I had a list a mile long, I did, of plans for July. Not only family visits, but writing space, study time, a week-end board planning meeting, a personal retreat week. My overall longing for this month was for big blocks of quiet reflection time, something that’s felt sorely lacking during the last six months.
Well, those plans are shot to hell right now. Some of what caused life to blow up is difficult, some of it is exciting. But nothing—not one single thing—will happen the way I’d planned.
And I’m left pondering a phrase I saw online: What’s in the way is the way.
It rolls right off the tongue, doesn’t it? It’s so easy to say. I’m sure I’ve said this to others on occasion, when I thought they needed to accept the way things were rather than pine for what wasn’t going to happen.
If I have ever said it to you, you have permission to slap me upside the head next time you see me.
I know, I KNOW, we need to accept life on life’s terms—there is no use trying to “kick against the pricks,” as the ancient Greek proverb goes. (The pricks in question were jabs oxen received from a metal-tipped goad, intended to cause them to turn; some animals would kick back, which resulted in the goad digging into them painfully.) I know that when I resist the way things are, I end up making things worse. But to go as far as saying that the thing which is my primary obstacle is also my primary teacher—well, some days that simply seems impossible. For sure, I can’t THINK my way into accepting that.
But I can feel my way there. I can breathe; I can sense and then release the inner clench in my chest and gut. I can soften my jaw and my shoulders. Maybe even lift the corners of my mouth. Lo and behold, I feel calmer. Nothing has changed; no urgent issue has been resolved; no fairy godmother has relieved me of the tasks ahead. I’m simply less cramped physically, less stressed mentally, and better able to deal with what life is offering.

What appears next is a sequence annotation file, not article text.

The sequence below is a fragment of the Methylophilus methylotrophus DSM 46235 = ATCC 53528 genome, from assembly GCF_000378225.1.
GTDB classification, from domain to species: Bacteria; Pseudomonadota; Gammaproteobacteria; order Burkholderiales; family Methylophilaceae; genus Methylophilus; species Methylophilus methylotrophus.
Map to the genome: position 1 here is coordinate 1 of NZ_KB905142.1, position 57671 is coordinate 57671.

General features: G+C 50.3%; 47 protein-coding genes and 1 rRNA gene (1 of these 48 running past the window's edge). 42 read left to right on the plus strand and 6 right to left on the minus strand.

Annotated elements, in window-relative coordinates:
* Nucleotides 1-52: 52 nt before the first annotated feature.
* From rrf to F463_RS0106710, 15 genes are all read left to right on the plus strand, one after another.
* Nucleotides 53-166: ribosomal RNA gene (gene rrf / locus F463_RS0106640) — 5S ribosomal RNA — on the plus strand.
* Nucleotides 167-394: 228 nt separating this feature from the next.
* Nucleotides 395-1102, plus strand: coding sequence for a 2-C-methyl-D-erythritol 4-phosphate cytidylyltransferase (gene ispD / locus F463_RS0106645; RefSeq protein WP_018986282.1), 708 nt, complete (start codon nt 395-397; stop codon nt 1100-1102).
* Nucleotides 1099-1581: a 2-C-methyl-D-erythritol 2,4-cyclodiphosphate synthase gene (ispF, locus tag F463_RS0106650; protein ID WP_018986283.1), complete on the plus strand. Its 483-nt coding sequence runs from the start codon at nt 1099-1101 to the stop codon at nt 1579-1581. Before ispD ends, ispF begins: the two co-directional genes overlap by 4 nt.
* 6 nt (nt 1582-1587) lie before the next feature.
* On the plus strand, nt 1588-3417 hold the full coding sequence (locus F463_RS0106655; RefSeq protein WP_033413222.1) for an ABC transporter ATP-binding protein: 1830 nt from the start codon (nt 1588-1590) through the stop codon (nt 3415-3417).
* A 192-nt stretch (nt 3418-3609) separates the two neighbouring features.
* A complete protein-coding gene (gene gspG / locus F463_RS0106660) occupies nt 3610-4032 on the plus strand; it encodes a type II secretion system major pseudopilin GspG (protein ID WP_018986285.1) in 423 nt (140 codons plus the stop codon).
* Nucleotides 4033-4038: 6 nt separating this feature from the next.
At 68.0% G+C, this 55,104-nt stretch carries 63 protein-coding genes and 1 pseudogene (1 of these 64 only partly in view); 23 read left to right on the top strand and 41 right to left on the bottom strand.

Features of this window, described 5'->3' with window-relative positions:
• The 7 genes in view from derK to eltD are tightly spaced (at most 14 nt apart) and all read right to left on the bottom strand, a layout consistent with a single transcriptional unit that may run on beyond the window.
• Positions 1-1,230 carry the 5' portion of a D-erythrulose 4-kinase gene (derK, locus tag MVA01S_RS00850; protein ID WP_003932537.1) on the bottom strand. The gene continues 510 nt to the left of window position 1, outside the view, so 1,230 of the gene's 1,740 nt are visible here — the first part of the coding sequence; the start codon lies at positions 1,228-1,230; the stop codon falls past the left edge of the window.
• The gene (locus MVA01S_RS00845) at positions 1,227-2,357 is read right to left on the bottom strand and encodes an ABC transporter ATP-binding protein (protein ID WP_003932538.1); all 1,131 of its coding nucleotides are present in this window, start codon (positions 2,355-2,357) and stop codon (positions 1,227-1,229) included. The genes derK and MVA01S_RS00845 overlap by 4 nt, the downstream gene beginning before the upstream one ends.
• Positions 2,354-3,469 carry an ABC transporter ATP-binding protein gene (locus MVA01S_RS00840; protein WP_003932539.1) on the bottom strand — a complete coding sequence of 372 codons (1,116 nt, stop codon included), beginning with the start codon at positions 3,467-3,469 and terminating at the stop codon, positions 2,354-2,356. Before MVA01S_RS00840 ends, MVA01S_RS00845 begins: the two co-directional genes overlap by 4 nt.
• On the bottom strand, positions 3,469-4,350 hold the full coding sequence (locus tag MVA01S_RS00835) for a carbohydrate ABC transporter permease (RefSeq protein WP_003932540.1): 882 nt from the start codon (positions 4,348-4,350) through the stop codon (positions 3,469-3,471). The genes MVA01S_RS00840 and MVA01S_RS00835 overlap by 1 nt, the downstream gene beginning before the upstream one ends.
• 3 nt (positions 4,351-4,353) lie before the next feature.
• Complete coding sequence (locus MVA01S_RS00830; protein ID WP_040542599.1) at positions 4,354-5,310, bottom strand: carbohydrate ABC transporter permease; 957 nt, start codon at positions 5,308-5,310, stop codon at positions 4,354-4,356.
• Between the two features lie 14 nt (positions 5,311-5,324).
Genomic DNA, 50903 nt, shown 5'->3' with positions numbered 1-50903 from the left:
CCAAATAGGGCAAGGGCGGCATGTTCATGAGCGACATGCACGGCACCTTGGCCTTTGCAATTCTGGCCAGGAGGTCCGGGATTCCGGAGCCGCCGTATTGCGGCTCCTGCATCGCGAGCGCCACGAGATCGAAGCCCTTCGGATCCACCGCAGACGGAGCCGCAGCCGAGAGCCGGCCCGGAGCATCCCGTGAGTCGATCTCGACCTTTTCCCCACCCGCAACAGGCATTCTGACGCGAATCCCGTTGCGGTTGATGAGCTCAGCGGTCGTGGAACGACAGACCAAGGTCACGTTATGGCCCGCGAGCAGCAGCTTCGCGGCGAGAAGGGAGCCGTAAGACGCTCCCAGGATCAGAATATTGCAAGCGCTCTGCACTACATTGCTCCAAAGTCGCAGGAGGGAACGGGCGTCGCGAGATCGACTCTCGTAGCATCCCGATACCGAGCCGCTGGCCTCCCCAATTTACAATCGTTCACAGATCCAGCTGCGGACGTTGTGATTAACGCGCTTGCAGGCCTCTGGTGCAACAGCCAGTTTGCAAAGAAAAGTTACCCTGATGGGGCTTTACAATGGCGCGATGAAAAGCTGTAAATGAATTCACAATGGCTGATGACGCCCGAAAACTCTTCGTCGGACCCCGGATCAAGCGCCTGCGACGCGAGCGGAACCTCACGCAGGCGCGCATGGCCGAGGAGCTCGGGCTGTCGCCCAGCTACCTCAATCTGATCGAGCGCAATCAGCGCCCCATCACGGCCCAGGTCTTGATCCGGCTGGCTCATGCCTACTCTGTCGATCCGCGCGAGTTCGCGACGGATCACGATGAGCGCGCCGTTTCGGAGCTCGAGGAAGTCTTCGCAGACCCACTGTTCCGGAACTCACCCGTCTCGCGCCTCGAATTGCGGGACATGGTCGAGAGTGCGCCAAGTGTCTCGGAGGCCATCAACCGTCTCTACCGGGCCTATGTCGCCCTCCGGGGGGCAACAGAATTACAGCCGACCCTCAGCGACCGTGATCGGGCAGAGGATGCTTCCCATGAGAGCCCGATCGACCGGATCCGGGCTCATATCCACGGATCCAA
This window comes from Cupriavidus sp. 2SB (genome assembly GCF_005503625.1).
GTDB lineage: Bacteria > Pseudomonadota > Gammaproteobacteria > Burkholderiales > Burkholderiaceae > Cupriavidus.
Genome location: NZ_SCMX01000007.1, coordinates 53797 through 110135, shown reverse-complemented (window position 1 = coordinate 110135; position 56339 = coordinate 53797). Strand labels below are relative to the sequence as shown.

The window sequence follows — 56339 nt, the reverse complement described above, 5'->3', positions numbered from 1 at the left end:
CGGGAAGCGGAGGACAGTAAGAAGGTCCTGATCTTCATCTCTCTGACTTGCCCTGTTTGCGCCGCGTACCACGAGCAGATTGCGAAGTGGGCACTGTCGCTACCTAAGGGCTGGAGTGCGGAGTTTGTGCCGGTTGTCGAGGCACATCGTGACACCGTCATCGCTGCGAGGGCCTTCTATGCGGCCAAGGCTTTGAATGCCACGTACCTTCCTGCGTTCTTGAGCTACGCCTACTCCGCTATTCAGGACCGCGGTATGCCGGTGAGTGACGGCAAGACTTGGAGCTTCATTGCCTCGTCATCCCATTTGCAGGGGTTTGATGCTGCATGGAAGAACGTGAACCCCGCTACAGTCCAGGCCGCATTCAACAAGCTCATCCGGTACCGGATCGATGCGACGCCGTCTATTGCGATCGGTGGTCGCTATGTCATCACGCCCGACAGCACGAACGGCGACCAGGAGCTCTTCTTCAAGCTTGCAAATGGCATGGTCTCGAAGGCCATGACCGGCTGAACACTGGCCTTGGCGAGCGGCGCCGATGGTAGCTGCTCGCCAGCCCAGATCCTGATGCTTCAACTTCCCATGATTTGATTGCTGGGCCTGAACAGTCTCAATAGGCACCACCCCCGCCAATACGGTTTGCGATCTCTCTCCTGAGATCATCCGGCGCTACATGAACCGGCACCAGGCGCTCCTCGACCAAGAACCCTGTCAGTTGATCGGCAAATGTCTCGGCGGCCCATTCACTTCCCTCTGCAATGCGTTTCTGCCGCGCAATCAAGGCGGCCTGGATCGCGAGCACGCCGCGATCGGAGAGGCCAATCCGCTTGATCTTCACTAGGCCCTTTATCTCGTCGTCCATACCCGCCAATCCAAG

A friend of mine with life-long stress-related problems has always worked hard to stay in her comfort zone. She recently told me that she’s been re-thinking that: her goal now is to get friendly with her discomfort zone, to learn to feel discomfort without being overwhelmed by it. It’s a physical practice, not mental, this finding of serenity in the midst of seriously non-serene situations. We breathe, we feel, we let go. Maybe we smile.
Get friendly with my discomfort zone. Don’t kick against the pricks. Let what’s in the way be the way. There’s a reason for two-thousand-year-old proverbs and modern memes: to be human has always been about letting go and letting go again. Human maturity has always been about doing this with grace and compassion for self and others.
It starts with a breath.